World’s best female tennis player Serena Williams recently made headlines again after the president of the Russian Tennis Federation called her and her sister, Venus, “the Williams brothers.” The world sympathized with her as she denounced the remarks as offensive and racist, and everyone was on her side. That has not always been the case, however. Usually she is the one against the world.

Her most famous rant as of yet was in 2009 U.S. Open semifinals against Kim Clijsters, who would eventually win the Grand Slam. A lineswoman made a foot-fault call, which Serena obviously disagreed with. To properly express her feelings at the time, she lashed out: “If I could, I would take this ******* ball and shove it down your ******* throat.”

Serena fault

Serena was down a matchpoint and outright left the court after she got a point penalty. The outburst cost the emotional tennis player $82,500, which is nothing compared to the $350,000 she got for reaching the semis and the $6.5 million in total prize money for that year. Serena was also placed on two-year probation, which meant that she would have been suspended from the tournament if she had committed another “major offense” at any Grand Slam in the next two years. Serena later apologized to the lineswoman but said that she too needed an apology because she did not foot fault.


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Serena was quiet for two years until the 2011 U.S. Open final, which she was already losing to Australian Samantha Strosur. Down a set, Serena was serving at the beginning of the second. Thinking she had saved a break point, she yelled her famous “Come on!” Unfortunately for her, the play was still technically going, since the ball had not yet reached the opponent. As per the rules, “deliberate hindrance, such as an intentional shout during a point” causes the “perpetrator” to lose that point. What followed probably made Chair Umpire Eva Asderaki think to herself, “What did I get myself into?!” Some of the things Serena said to Asderaki are:

“Aren’t you the one that screwed me over last time here? Yeah, you are.”

“I truly despise you.”

“If you ever see me walking down the hall, look the other way because you’re out of control, you’re out of control.”

“You’re a hater and you’re just unattractive inside.”

“Really, don’t even look at me. I promise you don’t look at me because I am not… Don’t look my way.”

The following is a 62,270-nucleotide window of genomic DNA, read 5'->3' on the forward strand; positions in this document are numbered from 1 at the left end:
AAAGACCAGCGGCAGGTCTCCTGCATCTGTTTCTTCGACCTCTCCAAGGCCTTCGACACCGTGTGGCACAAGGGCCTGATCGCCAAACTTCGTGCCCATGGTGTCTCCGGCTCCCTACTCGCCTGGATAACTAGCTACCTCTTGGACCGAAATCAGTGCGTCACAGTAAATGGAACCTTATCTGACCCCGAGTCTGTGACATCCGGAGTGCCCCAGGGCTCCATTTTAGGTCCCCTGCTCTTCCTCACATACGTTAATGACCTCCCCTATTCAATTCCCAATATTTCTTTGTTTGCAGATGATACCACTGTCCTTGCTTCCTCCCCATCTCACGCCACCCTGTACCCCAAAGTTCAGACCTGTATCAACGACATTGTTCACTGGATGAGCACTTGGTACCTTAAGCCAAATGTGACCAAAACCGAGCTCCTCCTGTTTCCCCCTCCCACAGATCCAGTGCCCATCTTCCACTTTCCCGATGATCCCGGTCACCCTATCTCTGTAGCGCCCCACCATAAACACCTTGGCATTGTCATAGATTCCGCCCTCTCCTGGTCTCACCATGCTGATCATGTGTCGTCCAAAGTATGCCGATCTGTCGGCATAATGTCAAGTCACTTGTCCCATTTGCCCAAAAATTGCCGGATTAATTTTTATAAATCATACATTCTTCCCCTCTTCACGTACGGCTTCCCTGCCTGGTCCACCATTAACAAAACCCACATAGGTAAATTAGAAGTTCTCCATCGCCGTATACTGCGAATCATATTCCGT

All of that happened on the 10th anniversary of September 11.

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Remember the Steubenville rape case? The one where a former Ohio high school football player was found guilty of raping a 16-year-old girl after an alcohol-fueled party. The girl was unconscious, dragged, undressed photographed and sexually assaulted by other students who used their fingers to penetrate her. They later posted photos on social media. You may wonder how all of that connects to Serena Williams? A year after the incident, she was asked about it by The Rolling Stones magazine. Serena said that she did not blame the girl but she should not have “put herself in that position.” Serena did add, “unless they slipped her something,” but that part seemed to have been omitted and Serena got a lot of criticism for her “insensitive” comments. She even later issued an apology to the families of both the victim and the accused saying:

“I am deeply sorry for what was written in the Rolling Stone article. What was written – what I supposedly said – is insensitive and hurtful, and I by no means would say or insinuate that she was at all to blame.”

A somewhat not-so-popular rivalry has formed between Serena and the second best player in the world, but arguably the most beloved one these days, Maria Sharapova. Around the time of the Steubenville case, and during the same interview actually, Serena was heard gossiping about Maria on the phone, criticizing her for being lame. “She begins every interview with ‘I’m so happy. I’m so lucky’ – it’s so boring. She’s still not going to be invited to the cool parties. And, hey, if she wants to be with the guy with a black heart, go for it.”


Several years ago, she criticized the way women’s tennis has been perceived, indirectly targeting Maria. “I know a lot of people who are 12 and doing things they shouldn’t be doing. Whether you’re an actress or a singer, it’s always the sexier ones that are selling more tickets or selling more albums.” The two had exchanged bitter words about their personal lives several times with Maria stating Serena is certainly not one to judge because her own “is far from beyond reproach.”

“If she wants to talk about something personal, maybe she should talk about her relationship and her boyfriend that was married and is getting a divorce and has kids. Talk about other things, but [don’t] draw attention to other things. She has so much in her life, many positives, and I think that’s what it should be about,” Maria said.

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